Swirls of Fun: A Spaghetti Western
There's no pasta consumed onstage in the scaled-down family version of A Spaghetti Western, a comedy set on the frontier that, in part, pays homage to two Italian film icons: director Sergio Leone and composer Ennio Morricone. Nonetheless, the Feb. 22 performance at the Freight & Salvage will feature great music and silliness, promises Slim Chance, founder of ClownSnotBombs, the innovative Berkeley-based circus troupe behind the production.
"In the full version we actually eat spaghetti as a cure-all for the things that pain you," said Chance, in a telephone interview.
Accompanied by an original musical score, A Spaghetti Western follows eight characters blazing a path westward while chasing the American dream but leaving large piles of pasta in their wake, "revealing the paradox of human progress," according to the troupe's website.
This Saturday's noodleless matinee, while tasty and filling, Chance assured, is more of a variety show with jugglers, clowns jump roping on unicycles, and cowgirls and cowboys on stilts. Faeble Klevman directs the ensemble who easily shift between roles during the show, one minute deftly executing an act of daring physical comedy, the next minute playing the accordion or juggling cowboy hats.
Leone's celluloid spins on the American West not only launched the acting career of actor and director Clint Eastwood but defined the Spaghetti Western genre in the 1960s. Eastwood didn't inspire A Spaghetti Western, according to Chance. "Not per se, but definitely Sergio Leone and his overall sensibilities did," said Chance, better-known to his mother by the moniker Douglas McNeely.
He cited in particular Leone's 1975 spaghetti western They Call Me Nobody, which starred Henry Fonda and Terrence Hill. "It was real slapstick," said Chance, a veteran of the first Iraq war, who double majored in Arts For Social-Change and Anti-psychiatry before finding his calling as a clown. Along the way he taught himself how to escape from a straight jacket: "I discovered I was double-jointed."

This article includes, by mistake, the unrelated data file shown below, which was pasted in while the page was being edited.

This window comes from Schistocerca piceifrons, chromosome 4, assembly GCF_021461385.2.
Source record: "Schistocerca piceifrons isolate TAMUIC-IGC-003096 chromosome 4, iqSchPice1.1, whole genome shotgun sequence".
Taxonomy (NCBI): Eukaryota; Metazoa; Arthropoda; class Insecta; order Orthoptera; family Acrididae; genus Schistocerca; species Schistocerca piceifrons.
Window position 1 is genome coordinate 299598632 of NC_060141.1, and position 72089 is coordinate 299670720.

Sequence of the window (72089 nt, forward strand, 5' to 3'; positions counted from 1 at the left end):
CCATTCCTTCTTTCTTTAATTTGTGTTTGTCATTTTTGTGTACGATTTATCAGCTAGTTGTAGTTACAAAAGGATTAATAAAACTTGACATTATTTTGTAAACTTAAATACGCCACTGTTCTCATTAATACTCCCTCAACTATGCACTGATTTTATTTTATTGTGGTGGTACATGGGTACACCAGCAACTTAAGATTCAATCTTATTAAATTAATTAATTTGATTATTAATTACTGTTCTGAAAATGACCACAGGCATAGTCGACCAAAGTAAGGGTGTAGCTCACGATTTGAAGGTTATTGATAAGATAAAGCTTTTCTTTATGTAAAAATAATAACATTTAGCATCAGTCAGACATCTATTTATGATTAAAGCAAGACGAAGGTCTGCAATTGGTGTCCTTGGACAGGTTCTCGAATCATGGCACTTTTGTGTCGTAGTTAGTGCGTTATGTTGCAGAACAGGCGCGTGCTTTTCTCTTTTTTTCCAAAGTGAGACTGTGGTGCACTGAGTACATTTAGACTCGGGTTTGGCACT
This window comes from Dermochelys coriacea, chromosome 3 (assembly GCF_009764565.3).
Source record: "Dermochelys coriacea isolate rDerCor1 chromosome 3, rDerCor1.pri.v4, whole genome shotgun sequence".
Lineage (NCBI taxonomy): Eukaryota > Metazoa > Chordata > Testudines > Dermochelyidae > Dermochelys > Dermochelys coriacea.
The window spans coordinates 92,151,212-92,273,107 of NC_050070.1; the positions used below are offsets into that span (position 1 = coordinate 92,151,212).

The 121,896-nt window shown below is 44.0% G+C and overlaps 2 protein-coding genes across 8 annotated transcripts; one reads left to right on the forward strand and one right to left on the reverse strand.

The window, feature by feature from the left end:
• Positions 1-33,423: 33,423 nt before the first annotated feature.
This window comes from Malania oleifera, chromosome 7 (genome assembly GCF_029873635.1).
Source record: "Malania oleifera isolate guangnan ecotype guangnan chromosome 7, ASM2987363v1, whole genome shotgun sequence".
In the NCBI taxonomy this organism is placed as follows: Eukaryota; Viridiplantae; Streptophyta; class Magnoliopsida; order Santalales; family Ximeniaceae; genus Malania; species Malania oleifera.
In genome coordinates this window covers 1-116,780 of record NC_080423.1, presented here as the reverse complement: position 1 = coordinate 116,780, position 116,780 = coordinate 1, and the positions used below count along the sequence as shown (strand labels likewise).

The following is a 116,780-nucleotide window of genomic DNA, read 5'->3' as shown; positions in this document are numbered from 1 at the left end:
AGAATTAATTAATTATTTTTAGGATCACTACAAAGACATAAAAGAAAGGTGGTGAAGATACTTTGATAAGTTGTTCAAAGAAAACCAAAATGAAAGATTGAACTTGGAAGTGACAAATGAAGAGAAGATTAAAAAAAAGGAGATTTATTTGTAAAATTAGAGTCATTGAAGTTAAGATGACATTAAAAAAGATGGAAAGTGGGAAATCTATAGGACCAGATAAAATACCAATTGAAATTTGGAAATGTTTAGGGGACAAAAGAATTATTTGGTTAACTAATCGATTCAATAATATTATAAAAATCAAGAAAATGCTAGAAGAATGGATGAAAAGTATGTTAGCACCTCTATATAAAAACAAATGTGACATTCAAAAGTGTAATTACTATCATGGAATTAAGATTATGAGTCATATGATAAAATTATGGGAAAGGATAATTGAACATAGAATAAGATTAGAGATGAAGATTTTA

The Spaghetti Western genre, so called by dismissive foreign critics who thought the films poor cousins of Hollywood westerns, were low-budget productions, usually employing a few relatively unknown American actors, which were filmed in Rome's Cinecittà's studios and in Spain. In these films the West was portrayed as a stark landscape of whitewashed villages, lonely dogs, and whistling winds in which grizzled villains squared off against squinty heroes in ponchos and bandanas. According to the Spaghetti Western Data Base, an online almanac of all things spaghetti western, Italians call such films (westerns Italian style). Popular in Japan, they are there called Macaroni westerns, the website said.
Music plays a major role in A Spaghetti Western, said Chance, as Morricone's score played a key role in Leone's western films. Joining the ranks of similar celebrated film and music dynamic duos — think Hitchcock & Herrmann or Fellini & Rota — Leone & Morricone's first effort with Eastwood, A Fistful of Dollars (1964), showcased the composer's music, which was as unusual as the director's visuals. Eventually Morricone scored over 30 Italian westerns, employing an eclectic group of sounds, layering trumpet, electric guitar, or harp with whistles, cracking whips, and gunshots.
"The music was instrumental in setting the feeling that you're in this place," said Chance, who founded ClownSnotBombs in 2006 in the wake of Hurricane Katrina. "It [the music] was a way of transporting us to that frontier, a place where you can do anything with your imagination and a little bit of work. Overall, the script, the acting, the music all worked together."
That's what ClownSnotBombs members sought to achieve in creating A Spaghetti Western, Chance said. "The show is not a parody of the Sergio Leone film. What we're trying to convey is emotions and levity ― while going for the slapstick."